Cerium - overview

Cerium is a soft, silvery, ductile metal. It is element number 58 in the periodic table and has the symbol Ce [1] . It was first discovered in around 1800 in minerals containing other lanthanides - however unlike other lanthanides, its oxide is insoluble - meaning that this oxide was able to be separated from other lanthanides in 1803 by Jöns Jakob Berzelius. Cerium oxide was also produced by Martin Klaproth at around the same time.

Cerium oxide is very stable and the pure metal was not obtained until 70 years later, when electrolysis of molten cerium chloride was performed. [2] Cerium was named after the asteroid Ceres, which had been discovered in 1801 and in turn took its name from the Roman Goddess of agriculture. [3]

Cerium is a reactive metal, especially in powdered form and is one of the most reactive of the rare earth elements. It reacts with water to form cerium hydroxide and hydrogen. Pure cerium burns at 150ºC and can ignite if scratched with a knife (which exposes an unoxidised surface.) It has a melting point of 798ºC. Naturally occurring cerium has four stable isotopes, of which the most abundant isotope is 140 Ce, which forms 88.5% of the naturally-occurring element. [1]

Cerium Resources and Production

Cerium is the most common of the lanthanides (elements 57-71) and is more abundant in the earth's crust than lithium, neodymium, lead, tin, boron, silver and many others. Annual cerium production is around 24,000 tons and large deposits have been found in India, Brazil and the USA. [4] The main sources for cerium are the minerals allanite, bastnasite and monazite. It is also found in the minerals hydroxylbastnasite, rhabdophane, zircon and synchysite. [1]

Cerium is made commercially by a multi stage process which is also used to extract other rare earth elements. First lanthanide-bearing minerals are crushed and powdered, then treated with hot sulphuric acid to form mineral salts in solution. After further treatment with sodium hydroxide, then ammonium oxalate, the remaining mineral oxalates are treated by annealing to produce oxides. Nitric acid dissolves all the other oxides except cerium oxide. Pure cerium can be made either by electrolysis of molten cerium chloride or by reduction of the chloride using calcium.

Cerium Uses

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Cerium has numerous uses and commercial applications. Cerium oxide is used by the automobile industry as a catalytic convertor - in honeycomb form it can help combust unburnt fuel in exhaust systems. Also, in nanopowder form it is added to diesel fuel, which assists in clean combustion. [2]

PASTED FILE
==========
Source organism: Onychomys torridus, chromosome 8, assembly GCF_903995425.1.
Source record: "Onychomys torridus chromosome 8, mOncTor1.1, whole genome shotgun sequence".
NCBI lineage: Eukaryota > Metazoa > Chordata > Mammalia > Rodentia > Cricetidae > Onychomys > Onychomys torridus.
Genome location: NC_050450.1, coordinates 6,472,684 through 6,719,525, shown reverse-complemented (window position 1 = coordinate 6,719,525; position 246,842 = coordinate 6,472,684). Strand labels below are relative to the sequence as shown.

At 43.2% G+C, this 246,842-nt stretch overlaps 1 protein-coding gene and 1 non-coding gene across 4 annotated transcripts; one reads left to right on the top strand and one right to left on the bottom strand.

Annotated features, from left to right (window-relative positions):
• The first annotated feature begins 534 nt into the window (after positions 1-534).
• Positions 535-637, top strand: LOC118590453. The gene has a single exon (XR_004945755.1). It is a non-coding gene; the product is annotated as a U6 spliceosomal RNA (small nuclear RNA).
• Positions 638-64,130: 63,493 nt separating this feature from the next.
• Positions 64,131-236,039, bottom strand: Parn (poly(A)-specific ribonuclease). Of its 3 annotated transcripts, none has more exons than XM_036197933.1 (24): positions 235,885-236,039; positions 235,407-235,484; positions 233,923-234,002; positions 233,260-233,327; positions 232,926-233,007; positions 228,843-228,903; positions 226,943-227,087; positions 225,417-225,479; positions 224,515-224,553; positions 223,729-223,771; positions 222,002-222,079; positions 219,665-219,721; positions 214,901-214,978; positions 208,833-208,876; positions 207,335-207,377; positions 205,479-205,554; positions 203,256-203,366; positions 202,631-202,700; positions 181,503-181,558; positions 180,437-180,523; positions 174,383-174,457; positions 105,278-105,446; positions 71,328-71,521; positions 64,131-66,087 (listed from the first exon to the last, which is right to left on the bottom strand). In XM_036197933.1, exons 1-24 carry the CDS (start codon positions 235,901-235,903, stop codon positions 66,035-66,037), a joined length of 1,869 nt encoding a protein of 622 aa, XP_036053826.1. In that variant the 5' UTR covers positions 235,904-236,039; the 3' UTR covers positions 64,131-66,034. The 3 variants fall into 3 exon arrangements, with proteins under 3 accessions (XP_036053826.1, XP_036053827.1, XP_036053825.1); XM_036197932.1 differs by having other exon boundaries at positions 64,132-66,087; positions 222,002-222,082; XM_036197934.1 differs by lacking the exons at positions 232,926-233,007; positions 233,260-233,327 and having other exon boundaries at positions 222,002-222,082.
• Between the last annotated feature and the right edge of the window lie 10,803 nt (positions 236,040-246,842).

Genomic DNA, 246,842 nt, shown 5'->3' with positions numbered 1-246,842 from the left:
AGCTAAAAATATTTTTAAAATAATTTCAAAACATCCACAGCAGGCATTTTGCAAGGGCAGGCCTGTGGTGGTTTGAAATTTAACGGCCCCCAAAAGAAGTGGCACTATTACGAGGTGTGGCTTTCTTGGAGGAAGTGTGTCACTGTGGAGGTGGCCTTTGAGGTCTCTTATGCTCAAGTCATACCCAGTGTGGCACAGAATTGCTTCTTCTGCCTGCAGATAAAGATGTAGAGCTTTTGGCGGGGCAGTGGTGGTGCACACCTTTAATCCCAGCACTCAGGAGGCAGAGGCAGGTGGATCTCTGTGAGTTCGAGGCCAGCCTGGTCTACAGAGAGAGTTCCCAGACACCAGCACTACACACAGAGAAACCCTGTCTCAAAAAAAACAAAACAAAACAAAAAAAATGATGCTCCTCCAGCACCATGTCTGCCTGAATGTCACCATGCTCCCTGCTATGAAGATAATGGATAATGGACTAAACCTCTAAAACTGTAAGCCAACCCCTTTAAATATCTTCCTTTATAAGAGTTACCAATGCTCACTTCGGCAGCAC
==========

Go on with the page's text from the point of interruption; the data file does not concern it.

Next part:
Cerium(IV) oxide is also used as a catalyst in self-cleaning ovens and in petroleum refining. [1]

Cerium is the major ingredient in misch metal; prepared from the mineral monazite. Misch metal forms the "active ingredient" in flints used in lighters - however on its own it would be too soft, and so is added to iron oxide and magnesium oxide in order to form ferrocerium. Historically, mischmetal was around 50% cerium with lanthanum (25%), neodymium (17%), praseodymium (5%) and the rest made up by other lanthanides. However, owing to the high demand for neodymium and praseodymium for other uses, it is more profitable nowadays to remove these elements for separate sale. [5]

Cerium oxide is used in precision polishing of optical components. Cerium compounds are also used in enamels and glass making. [1]

Cerium oxide is also used in incandescent gas mantles. Combined with other oxides such as lanthanum, magnesium, yttrium or thorium, these glow brightly in the visible spectrum when heated, with less infrared light than the flame would ordinarily emit - so they produce more useful light. The use of thorium as a mantle material is controversial as it is radioactive and particles may escape into the air over time. [6]

Cerium is added to steels and other alloys. In steels it can help reduce oxide and sulphide impurities, and it adds malleability to cast iron. It is added to magnesium alloys together with small amounts of zirconium to assist with casting. [1]

Cerium is an essential component in cathode ray tubes and fluorescent lamps, and is used in carbon-arc lighting in the motion picture industry. [1]

Cerium Facts

Atomic Number58
Melting point (Celsius)798ºC
Density6.689 g/cc
Hardness (Moh)2.5
Resistivity (nanoOhms / meter at 20ºCelsius)828

Cerium - References:

[1] http://en.wikipedia.org/wiki/Cerium
[2] http://www.rsc.org/chemistryworld/podcast/Interactive_Periodic_Table_Transcripts/Cerium.asp
[3] http://www.chemicool.com/elements/cerium.html
[4] http://en.wikipedia.org/wiki/Abundance_of_elements_in_Earth%27s_crust
[5] http://en.wikipedia.org/wiki/Mischmetal
[6] http://en.wikipedia.org/wiki/Gas_mantle

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